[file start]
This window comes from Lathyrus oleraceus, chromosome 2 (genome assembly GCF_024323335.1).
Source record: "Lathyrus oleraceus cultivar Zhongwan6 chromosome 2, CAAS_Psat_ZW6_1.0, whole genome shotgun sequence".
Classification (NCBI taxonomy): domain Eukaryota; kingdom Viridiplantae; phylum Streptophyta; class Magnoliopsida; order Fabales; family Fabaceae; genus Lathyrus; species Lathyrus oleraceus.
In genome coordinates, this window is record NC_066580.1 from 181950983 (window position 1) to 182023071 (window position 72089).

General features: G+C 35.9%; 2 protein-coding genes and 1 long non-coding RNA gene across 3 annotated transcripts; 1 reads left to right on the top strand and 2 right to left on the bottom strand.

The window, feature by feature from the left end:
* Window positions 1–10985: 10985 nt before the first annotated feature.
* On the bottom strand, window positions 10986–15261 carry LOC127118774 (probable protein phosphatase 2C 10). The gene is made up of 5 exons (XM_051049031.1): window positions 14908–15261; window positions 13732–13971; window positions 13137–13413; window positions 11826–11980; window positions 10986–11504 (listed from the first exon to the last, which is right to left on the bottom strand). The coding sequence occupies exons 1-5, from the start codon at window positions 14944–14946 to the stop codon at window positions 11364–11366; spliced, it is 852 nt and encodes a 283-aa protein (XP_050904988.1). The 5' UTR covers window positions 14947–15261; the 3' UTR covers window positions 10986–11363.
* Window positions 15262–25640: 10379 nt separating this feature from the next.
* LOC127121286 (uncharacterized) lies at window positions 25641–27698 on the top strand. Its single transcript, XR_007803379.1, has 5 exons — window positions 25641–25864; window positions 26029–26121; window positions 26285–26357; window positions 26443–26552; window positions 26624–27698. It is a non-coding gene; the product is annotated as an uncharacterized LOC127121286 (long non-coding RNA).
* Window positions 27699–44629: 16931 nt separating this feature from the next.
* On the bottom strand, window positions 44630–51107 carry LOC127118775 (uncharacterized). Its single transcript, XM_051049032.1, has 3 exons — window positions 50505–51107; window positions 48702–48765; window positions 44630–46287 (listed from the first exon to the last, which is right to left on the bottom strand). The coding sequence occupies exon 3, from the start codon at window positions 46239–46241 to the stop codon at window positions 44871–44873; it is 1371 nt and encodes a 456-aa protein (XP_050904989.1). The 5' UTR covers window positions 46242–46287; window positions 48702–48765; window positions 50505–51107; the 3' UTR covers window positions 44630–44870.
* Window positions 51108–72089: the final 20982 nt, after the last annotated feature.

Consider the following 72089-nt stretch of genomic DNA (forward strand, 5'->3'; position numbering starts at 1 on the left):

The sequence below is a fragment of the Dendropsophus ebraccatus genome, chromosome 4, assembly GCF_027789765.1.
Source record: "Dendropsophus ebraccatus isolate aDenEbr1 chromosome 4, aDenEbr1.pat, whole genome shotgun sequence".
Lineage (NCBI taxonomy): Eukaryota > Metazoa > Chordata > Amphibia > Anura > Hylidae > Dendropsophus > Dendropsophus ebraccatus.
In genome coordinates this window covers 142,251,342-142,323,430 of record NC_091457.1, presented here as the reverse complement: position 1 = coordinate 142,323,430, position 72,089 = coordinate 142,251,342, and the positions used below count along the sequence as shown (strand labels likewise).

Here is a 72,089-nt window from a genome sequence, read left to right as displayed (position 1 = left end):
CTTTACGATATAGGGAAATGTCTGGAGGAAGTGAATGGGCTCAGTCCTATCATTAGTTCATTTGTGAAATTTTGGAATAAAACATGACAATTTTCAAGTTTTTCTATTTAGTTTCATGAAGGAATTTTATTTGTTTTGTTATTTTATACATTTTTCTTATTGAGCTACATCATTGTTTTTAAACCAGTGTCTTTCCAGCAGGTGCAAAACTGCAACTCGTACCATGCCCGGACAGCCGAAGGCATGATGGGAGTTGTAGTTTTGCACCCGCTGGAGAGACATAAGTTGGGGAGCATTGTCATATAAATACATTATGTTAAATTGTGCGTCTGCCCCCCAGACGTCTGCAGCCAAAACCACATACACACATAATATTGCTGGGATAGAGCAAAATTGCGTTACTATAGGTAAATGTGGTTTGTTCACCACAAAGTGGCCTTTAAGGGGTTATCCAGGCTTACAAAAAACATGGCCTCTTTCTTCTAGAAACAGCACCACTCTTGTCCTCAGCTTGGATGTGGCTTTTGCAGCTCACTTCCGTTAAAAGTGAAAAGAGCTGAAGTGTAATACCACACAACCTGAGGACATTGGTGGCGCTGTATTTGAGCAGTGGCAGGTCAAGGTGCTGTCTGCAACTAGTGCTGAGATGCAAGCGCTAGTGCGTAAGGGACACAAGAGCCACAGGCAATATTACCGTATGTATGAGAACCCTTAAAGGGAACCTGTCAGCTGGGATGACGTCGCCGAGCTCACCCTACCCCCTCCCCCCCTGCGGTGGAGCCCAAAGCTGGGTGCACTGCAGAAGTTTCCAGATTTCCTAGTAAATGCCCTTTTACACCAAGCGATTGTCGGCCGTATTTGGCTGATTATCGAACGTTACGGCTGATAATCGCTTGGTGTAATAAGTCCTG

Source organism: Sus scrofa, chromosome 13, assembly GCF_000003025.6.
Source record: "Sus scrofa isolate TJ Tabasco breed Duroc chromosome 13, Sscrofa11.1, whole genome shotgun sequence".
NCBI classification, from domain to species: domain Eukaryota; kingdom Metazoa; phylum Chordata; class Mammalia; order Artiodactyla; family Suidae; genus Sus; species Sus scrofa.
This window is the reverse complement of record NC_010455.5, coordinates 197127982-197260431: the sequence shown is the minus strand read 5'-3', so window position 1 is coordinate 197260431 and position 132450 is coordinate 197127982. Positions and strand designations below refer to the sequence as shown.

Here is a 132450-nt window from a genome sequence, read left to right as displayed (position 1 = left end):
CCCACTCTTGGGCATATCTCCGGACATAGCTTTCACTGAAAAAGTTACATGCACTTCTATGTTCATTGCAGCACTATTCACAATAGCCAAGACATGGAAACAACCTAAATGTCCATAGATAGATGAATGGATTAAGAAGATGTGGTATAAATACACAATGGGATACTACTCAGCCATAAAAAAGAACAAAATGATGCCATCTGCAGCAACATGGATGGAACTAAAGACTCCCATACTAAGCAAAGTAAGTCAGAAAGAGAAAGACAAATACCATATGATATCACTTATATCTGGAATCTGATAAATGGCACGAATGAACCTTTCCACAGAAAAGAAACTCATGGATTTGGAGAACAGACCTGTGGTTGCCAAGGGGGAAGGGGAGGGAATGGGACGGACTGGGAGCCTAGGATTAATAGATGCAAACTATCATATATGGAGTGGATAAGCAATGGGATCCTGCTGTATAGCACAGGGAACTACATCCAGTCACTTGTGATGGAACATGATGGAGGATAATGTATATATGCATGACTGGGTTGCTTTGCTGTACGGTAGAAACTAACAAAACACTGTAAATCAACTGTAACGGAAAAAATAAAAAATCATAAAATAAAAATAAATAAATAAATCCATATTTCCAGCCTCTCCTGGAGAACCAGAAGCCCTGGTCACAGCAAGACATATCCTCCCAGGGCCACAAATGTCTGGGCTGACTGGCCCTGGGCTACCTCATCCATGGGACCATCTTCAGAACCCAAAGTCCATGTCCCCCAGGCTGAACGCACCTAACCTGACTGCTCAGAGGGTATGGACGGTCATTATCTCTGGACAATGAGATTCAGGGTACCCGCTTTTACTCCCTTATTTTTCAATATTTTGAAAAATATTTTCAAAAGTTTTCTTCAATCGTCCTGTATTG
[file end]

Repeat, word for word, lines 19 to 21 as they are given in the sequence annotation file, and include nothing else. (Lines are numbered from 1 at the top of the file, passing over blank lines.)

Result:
Here is a 72,089-nt window from a genome sequence, read left to right as displayed (position 1 = left end):
CTTTACGATATAGGGAAATGTCTGGAGGAAGTGAATGGGCTCAGTCCTATCATTAGTTCATTTGTGAAATTTTGGAATAAAACATGACAATTTTCAAGTTTTTCTATTTAGTTTCATGAAGGAATTTTATTTGTTTTGTTATTTTATACATTTTTCTTATTGAGCTACATCATTGTTTTTAAACCAGTGTCTTTCCAGCAGGTGCAAAACTGCAACTCGTACCATGCCCGGACAGCCGAAGGCATGATGGGAGTTGTAGTTTTGCACCCGCTGGAGAGACATAAGTTGGGGAGCATTGTCATATAAATACATTATGTTAAATTGTGCGTCTGCCCCCCAGACGTCTGCAGCCAAAACCACATACACACATAATATTGCTGGGATAGAGCAAAATTGCGTTACTATAGGTAAATGTGGTTTGTTCACCACAAAGTGGCCTTTAAGGGGTTATCCAGGCTTACAAAAAACATGGCCTCTTTCTTCTAGAAACAGCACCACTCTTGTCCTCAGCTTGGATGTGGCTTTTGCAGCTCACTTCCGTTAAAAGTGAAAAGAGCTGAAGTGTAATACCACACAACCTGAGGACATTGGTGGCGCTGTATTTGAGCAGTGGCAGGTCAAGGTGCTGTCTGCAACTAGTGCTGAGATGCAAGCGCTAGTGCGTAAGGGACACAAGAGCCACAGGCAATATTACCGTATGTATGAGAACCCTTAAAGGGAACCTGTCAGCTGGGATGACGTCGCCGAGCTCACCCTACCCCCTCCCCCCCTGCGGTGGAGCCCAAAGCTGGGTGCACTGCAGAAGTTTCCAGATTTCCTAGTAAATGCCCTTTTACACCAAGCGATTGTCGGCCGTATTTGGCTGATTATCGAACGTTACGGCTGATAATCGCTTGGTGTAATAAGTCCTG

Source organism: Sus scrofa, chromosome 13, assembly GCF_000003025.6.